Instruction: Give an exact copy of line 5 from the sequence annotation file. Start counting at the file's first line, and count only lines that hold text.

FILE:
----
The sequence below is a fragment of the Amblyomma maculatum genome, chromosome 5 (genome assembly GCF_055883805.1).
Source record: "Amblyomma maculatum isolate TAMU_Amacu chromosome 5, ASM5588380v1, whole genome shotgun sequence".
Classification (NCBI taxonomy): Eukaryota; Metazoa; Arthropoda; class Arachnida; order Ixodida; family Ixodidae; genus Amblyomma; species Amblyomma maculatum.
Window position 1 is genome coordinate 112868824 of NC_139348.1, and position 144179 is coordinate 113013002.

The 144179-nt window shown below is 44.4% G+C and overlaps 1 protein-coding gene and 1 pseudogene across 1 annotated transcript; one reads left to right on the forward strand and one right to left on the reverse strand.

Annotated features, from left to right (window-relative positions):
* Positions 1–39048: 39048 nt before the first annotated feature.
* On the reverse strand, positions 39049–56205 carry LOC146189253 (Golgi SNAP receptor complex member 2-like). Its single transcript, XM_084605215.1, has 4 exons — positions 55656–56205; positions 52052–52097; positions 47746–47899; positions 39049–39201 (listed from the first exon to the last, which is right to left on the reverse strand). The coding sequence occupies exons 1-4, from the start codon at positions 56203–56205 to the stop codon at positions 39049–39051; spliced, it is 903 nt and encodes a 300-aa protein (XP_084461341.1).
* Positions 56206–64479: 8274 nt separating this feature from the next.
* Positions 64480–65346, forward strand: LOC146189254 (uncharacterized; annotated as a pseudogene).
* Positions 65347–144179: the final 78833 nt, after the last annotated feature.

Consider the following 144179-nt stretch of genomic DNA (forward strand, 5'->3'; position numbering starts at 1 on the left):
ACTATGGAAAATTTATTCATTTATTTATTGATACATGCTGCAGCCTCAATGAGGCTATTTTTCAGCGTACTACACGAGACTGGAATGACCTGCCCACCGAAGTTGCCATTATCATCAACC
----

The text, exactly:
The 144179-nt window shown below is 44.4% G+C and overlaps 1 protein-coding gene and 1 pseudogene across 1 annotated transcript; one reads left to right on the forward strand and one right to left on the reverse strand.